Player Profile: David Fales

Categories: NCAA FBS, NFL Draft, Statistics
Comments: No Comments
Published on: December 18, 2013

Player:  David Fales

School:  San Jose State

Year:  Senior

Career CAA:  29.2

Predicted 4-Year NFL Passer Rating:  74.7

Predicted 4-Year ANY/A:  4.76*

Finally, a player with some actual buzz.  David Fales is a very interesting prospect to me, mostly because he stretches the bounds of what my prediction model can say about a prospect.  Of all the quarterback prospects in this year’s draft, I think Fales is one the model will be the most wrong about.  The thing is, I don’t know in which direction the model will be wrong, which makes Fales even more interesting to watch.  You could tell me that, four years from now David Fales will have a career passer rating of 80 and take a team to the playoffs two years running and I’d believe you.  Or you could tell me that David Fales won’t start a game in the NFL and I’d believe that too.

So why so much uncertainty around David Fales?  A number of reasons come to mind.  First there are the standard problems of not playing a full career at the FBS level.  I’ve only got two years of data on Fales when I have three or four on many other quarterbacks.  But there is an extra problem with the situation that surrounds David Fales that makes his future outcomes even more difficult to predict.  Nothing breaks my prediction model faster than constant changes to the offensive system.  Changing receivers is good, changing quarterbacks in the same offensive system is good, but as soon as the offensive system starts changing rapidly, the numbers go haywire.  And San Jose State has seen its fair share of change in the offensive system during the tenure of David Fales.

During Fales’s first year (2012), a new offensive coordinator was brought in.  This means that most of what we knew about San Jose State’s offense can be thrown out the window.  Not everything of course, because the head coach was still the same.  We can imagine that Mike MacIntyre had a particular philosophy in mind when hiring Brian Lindgren that wouldn’t be much of a change from previous offensive systems.  But we don’t know much about whether this new guy has a system works the same way, features the same personnel, or uses the personnel they have in the same way as the previous system.  This problem gets compounded when the head coach lands a new job for 2013 and takes the offensive coordinator with him.  Now we not only have a new head coach but another new offensive coordinator, which really throws everything out the window.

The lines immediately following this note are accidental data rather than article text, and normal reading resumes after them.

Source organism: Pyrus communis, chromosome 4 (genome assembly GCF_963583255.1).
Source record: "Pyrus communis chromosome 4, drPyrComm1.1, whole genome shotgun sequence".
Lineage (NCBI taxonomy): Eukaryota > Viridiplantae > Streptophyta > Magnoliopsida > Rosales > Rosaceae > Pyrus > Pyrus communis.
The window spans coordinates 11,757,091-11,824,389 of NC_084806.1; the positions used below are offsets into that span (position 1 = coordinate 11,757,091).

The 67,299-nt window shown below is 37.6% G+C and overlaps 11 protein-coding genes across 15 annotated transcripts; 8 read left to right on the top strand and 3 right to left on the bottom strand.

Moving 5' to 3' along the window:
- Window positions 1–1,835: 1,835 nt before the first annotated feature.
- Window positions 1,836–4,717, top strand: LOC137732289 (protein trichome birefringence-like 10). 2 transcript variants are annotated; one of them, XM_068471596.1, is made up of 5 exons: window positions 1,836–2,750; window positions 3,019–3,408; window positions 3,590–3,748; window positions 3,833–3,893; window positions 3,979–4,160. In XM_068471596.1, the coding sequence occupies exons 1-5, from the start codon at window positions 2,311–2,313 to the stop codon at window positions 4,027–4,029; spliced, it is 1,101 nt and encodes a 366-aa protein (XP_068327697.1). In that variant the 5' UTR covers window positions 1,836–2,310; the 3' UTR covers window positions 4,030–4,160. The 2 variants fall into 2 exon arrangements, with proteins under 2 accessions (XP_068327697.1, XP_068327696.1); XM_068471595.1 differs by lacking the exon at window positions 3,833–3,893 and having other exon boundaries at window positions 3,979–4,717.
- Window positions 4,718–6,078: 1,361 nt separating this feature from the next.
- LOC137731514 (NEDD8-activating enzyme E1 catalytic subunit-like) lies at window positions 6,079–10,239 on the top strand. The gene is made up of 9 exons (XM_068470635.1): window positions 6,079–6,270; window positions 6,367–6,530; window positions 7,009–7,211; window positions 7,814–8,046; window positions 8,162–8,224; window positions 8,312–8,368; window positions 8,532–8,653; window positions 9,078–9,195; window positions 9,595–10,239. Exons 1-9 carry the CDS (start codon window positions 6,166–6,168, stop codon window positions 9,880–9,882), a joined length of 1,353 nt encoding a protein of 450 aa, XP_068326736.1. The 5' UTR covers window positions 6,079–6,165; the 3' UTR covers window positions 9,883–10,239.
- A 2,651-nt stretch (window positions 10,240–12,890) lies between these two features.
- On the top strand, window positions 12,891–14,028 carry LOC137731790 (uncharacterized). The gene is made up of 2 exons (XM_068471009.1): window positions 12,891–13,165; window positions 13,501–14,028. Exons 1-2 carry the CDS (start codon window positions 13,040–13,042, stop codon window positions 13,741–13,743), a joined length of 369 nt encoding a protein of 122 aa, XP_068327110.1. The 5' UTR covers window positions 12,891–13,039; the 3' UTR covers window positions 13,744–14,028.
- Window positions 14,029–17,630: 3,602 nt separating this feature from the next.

You can see this in the large variability in Fales’s numbers from 2012 to 2013.  During the 2012 season, Fales is third in the country on my metric (35.6 CAA).  In 2013, he’s 126th (-6.4) and below average (0 is perfectly average).  Part of the reason for this massive change is that the model is trying to account for circumstances like offensive system.  In this particular case it’s having a really difficult time calculating a precise number to put on those circumstances.

At the end of the day, it would be really nice if Fales had another year of eligibility so we could get additional information about his on field performance.  However, NCAA rules being what they are, we just aren’t going to get that.  Without more data, the prediction model can only throw up its hands and say “Might be great, might never work out.  Can’t tell you which one based on what I’ve got.”  It’s possible the 2012 numbers are the true David Fales, or it’s possible the 2013 numbers are the true David Fales, or it’s possible that neither is the true David Fales.  Everywhere we look with this guy, the future is cloudy.

Take Home Point

If I was working for a team, this is one I’d turn the Fales tape over to the highest paid scout they have and say “You deal with this one.  My skills are pretty useless here.”

Do you draft him?

Ask a scout.

* I’ve added a prediction of Adjusted Net Yards Per Attempt (ANY/A) for the advanced stats buffs out there.  Career CAA predicts ANY/A after 4 years in the league according to the following equation Y = 4.27 + 0.0167*Career CAA.  The equation was generated using Bayesian analysis assuming a t-distribution for the dependent variable.

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